Christine McVie's Career In Classical Music Ended After Discovering Fats Domino

Before we came to know her as Christine McVie, the keyboardist and bluesy vocalist of Fleetwood Mac, she was Christine Perfect, born on July 12, 1943 in Lancashire, England, according to Smooth Radio. Her father, Cyril Percy Absell Perfect, was a music lecturer and a concert violinist, according to Birmingham World. Her mother, Beatrice, was a psychic, per

By the time McVie was 13, her teachers began to recognize her aptitude for music and suggested she transfer to the nearby art school, according to Birmingham Live. "I was originally taught to play the piano at an early age. And became quite good at it, reaching Grade 7, my parents very generously supported me," McVie later recalled to Henry & James. But McVie can pinpoint the exact moment when she realized she didn't want to follow classical music training any longer. McVie had been exposed to something completely different from anything she had ever heard before in her young life.

How she discovered Fats Domino

When Christine McVie was 15 years old, her older brother John brought home a Fats Domino songbook, according to From that point she knew what she wanted to do: she wanted to play music that was new and fresh. As she told Henry & James, she began to write songs in the style of rock music, as well as the blues. Soon after, she left for art college where she continued to experiment with more types of music, but she always came back to the blues. "It just felt right for me. I often find myself in that situation — things feel right," she said. "I naturally morphed into music."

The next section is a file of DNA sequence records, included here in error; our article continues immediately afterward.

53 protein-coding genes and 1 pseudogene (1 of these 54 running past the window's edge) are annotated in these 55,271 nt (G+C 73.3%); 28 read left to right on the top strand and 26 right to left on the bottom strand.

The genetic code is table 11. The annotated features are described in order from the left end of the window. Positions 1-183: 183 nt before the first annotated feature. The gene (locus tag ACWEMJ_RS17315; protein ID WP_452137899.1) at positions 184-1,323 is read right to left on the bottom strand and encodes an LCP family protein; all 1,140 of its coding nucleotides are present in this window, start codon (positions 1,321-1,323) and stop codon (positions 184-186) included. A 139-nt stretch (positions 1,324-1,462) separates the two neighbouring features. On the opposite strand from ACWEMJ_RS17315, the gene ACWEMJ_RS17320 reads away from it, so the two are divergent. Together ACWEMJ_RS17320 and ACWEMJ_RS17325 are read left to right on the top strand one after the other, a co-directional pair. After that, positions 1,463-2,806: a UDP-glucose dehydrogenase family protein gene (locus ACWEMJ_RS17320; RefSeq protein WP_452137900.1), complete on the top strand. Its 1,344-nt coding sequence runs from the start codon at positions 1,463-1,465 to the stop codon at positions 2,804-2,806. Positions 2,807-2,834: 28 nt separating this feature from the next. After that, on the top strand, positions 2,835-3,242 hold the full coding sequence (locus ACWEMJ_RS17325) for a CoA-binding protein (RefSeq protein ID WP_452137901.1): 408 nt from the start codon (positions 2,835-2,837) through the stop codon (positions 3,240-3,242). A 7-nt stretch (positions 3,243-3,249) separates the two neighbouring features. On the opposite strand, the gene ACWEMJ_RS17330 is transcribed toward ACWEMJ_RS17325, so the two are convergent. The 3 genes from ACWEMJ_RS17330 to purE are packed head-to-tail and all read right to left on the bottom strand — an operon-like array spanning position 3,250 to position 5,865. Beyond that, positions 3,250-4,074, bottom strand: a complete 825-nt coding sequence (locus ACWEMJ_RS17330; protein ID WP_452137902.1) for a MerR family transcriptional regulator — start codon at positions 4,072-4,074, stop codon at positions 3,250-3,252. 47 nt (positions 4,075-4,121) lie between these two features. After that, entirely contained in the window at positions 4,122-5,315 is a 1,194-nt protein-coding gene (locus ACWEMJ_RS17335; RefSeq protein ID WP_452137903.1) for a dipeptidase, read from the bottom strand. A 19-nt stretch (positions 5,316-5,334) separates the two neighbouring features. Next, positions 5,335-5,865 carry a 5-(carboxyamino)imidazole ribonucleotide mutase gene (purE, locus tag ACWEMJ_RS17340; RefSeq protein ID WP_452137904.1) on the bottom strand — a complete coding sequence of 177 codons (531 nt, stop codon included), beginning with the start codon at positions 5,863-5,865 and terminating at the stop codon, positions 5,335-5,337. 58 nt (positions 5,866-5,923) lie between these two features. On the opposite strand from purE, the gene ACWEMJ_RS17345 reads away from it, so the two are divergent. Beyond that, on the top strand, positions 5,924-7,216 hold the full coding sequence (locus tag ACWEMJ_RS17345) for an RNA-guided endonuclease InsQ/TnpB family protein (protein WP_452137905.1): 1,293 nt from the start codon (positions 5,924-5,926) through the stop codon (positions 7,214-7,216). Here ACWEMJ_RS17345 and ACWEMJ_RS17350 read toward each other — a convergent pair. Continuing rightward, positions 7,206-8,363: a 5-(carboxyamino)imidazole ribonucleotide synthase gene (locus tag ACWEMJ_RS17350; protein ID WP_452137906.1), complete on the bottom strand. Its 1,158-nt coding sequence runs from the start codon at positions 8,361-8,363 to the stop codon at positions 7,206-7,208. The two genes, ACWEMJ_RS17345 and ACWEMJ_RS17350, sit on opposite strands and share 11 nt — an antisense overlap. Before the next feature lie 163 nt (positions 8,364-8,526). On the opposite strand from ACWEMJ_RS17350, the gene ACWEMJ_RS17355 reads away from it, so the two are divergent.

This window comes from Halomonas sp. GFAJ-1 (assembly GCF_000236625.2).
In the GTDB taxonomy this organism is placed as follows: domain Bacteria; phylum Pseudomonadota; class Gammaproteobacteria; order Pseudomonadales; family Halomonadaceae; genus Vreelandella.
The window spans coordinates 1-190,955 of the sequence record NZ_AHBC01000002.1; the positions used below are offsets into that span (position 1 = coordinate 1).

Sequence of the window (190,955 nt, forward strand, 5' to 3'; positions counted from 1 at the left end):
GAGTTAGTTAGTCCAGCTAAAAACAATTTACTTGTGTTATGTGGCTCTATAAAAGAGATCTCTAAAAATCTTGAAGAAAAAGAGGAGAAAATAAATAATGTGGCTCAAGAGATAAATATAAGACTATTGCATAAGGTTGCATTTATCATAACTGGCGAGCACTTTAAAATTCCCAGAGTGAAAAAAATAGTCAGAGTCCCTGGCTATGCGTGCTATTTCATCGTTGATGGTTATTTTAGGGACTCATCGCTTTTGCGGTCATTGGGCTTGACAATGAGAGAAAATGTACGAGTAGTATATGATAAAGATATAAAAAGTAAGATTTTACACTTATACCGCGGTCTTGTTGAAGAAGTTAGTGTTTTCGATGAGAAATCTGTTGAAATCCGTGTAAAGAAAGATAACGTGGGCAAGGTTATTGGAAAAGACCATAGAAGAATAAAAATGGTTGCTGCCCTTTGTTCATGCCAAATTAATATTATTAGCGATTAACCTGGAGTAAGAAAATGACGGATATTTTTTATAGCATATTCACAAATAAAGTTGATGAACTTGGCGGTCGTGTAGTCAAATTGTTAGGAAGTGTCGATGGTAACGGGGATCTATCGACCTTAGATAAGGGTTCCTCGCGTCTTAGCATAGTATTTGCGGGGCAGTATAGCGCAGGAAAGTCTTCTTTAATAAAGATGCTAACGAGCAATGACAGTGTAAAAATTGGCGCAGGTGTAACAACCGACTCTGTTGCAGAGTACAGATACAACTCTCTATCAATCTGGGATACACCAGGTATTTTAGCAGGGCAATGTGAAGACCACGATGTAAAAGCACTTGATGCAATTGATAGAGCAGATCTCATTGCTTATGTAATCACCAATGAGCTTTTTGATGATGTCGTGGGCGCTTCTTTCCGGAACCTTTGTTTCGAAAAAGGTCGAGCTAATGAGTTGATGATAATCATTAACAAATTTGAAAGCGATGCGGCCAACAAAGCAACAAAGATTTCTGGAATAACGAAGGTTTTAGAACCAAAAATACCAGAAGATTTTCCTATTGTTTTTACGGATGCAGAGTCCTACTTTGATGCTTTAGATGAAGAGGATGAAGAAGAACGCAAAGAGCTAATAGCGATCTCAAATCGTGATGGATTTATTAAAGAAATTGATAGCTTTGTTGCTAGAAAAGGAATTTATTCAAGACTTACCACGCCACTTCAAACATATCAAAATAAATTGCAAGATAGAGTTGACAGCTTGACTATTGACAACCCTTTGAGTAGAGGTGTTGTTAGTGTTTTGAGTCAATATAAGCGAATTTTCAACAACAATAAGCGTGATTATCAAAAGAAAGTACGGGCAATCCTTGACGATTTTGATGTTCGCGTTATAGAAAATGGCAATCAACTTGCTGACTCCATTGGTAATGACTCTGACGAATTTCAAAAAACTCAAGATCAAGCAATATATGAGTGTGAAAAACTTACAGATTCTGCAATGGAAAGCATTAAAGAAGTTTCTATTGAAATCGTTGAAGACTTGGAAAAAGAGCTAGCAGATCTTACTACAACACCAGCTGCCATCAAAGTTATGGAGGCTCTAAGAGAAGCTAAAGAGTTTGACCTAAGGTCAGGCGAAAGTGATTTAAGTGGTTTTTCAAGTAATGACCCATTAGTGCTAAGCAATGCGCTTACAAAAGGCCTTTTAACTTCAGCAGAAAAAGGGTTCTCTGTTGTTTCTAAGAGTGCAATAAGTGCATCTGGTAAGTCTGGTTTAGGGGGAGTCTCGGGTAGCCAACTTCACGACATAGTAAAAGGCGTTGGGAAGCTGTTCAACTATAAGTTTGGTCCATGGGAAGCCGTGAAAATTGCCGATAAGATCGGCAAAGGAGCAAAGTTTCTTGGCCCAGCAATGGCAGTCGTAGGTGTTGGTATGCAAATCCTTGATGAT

In 1967, after college, she joined Chicken Shack, a British blues band, before meeting future husband John McVie and joining Fleetwood Mac, according to the New York Times. McVie later said that if it weren't for the blues, she never would have developed her music writing skills — a benefit to Fleetwood Mac. "My writing ability all stems from the blues," she told The Guardian in 2013. "'Don't Stop,' 'Say You Love Me' ... they all have that boogie bass, lefthand thing. Even the more recent things, like 'Little Lies' and 'Everywhere,' they're all blues based."

Fleetwood Mac changed, but the blues stayed

As Fleetwood Mac ushered out and brought in new members, McVie said Fats Domino's influence always remained a part of who she was and what she did. In 2021, when she was asked for a list of favorite songs, she put Fats Domino's "Ain't That a Shame" in the No. 2 slot. "Even when my songwriting style had changed, there's always been a little bit of that boogie bass, so that's what that's all about," McVie told Far Out Magazine. McVie wrote and/or sang several of Fleetwood Mac's hits including "Don't Stop," "Over My Head," "You Make Loving Fun," and "Say You Love Me."

On November 30, 2022, Christine McVie died following a short illness, according to CNN. Fleetwood Mac paid tribute to McVie in a statement. "There are no words to describe our sadness at the passing of Christine McVie," the statement reads, via the Los Angeles Times. "She was truly one-of-a-kind, special and talented beyond measure. She was the best musician anyone could have in their band and the best friend anyone could have in their life."